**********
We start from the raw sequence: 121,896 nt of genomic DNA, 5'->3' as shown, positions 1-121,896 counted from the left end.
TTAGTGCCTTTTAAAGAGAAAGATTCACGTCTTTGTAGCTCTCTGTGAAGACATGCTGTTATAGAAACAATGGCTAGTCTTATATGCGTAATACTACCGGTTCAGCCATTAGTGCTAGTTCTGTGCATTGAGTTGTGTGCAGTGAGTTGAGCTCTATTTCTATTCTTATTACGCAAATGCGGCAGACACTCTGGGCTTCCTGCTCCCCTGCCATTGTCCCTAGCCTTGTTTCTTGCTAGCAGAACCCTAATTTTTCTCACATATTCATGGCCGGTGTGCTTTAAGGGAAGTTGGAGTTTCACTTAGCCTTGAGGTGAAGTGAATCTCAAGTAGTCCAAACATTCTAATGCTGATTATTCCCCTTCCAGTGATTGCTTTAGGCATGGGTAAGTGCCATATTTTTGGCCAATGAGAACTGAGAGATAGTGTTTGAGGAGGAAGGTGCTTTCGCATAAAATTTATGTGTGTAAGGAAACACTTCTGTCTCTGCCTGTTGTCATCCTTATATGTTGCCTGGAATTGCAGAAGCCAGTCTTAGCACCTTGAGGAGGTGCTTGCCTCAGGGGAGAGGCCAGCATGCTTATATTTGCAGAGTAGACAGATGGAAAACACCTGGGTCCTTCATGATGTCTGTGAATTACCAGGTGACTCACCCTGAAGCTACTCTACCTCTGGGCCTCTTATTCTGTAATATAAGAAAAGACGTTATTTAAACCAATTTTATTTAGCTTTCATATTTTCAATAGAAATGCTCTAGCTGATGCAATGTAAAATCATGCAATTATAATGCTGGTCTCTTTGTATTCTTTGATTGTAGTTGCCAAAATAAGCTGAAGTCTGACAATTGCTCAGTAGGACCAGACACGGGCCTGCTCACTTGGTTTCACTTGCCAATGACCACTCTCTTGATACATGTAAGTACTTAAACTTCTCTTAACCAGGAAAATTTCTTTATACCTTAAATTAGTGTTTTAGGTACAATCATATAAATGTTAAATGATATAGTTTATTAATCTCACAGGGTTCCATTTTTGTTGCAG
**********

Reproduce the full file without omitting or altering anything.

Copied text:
We start from the raw sequence: 121,896 nt of genomic DNA, 5'->3' as shown, positions 1-121,896 counted from the left end.
TTAGTGCCTTTTAAAGAGAAAGATTCACGTCTTTGTAGCTCTCTGTGAAGACATGCTGTTATAGAAACAATGGCTAGTCTTATATGCGTAATACTACCGGTTCAGCCATTAGTGCTAGTTCTGTGCATTGAGTTGTGTGCAGTGAGTTGAGCTCTATTTCTATTCTTATTACGCAAATGCGGCAGACACTCTGGGCTTCCTGCTCCCCTGCCATTGTCCCTAGCCTTGTTTCTTGCTAGCAGAACCCTAATTTTTCTCACATATTCATGGCCGGTGTGCTTTAAGGGAAGTTGGAGTTTCACTTAGCCTTGAGGTGAAGTGAATCTCAAGTAGTCCAAACATTCTAATGCTGATTATTCCCCTTCCAGTGATTGCTTTAGGCATGGGTAAGTGCCATATTTTTGGCCAATGAGAACTGAGAGATAGTGTTTGAGGAGGAAGGTGCTTTCGCATAAAATTTATGTGTGTAAGGAAACACTTCTGTCTCTGCCTGTTGTCATCCTTATATGTTGCCTGGAATTGCAGAAGCCAGTCTTAGCACCTTGAGGAGGTGCTTGCCTCAGGGGAGAGGCCAGCATGCTTATATTTGCAGAGTAGACAGATGGAAAACACCTGGGTCCTTCATGATGTCTGTGAATTACCAGGTGACTCACCCTGAAGCTACTCTACCTCTGGGCCTCTTATTCTGTAATATAAGAAAAGACGTTATTTAAACCAATTTTATTTAGCTTTCATATTTTCAATAGAAATGCTCTAGCTGATGCAATGTAAAATCATGCAATTATAATGCTGGTCTCTTTGTATTCTTTGATTGTAGTTGCCAAAATAAGCTGAAGTCTGACAATTGCTCAGTAGGACCAGACACGGGCCTGCTCACTTGGTTTCACTTGCCAATGACCACTCTCTTGATACATGTAAGTACTTAAACTTCTCTTAACCAGGAAAATTTCTTTATACCTTAAATTAGTGTTTTAGGTACAATCATATAAATGTTAAATGATATAGTTTATTAATCTCACAGGGTTCCATTTTTGTTGCAG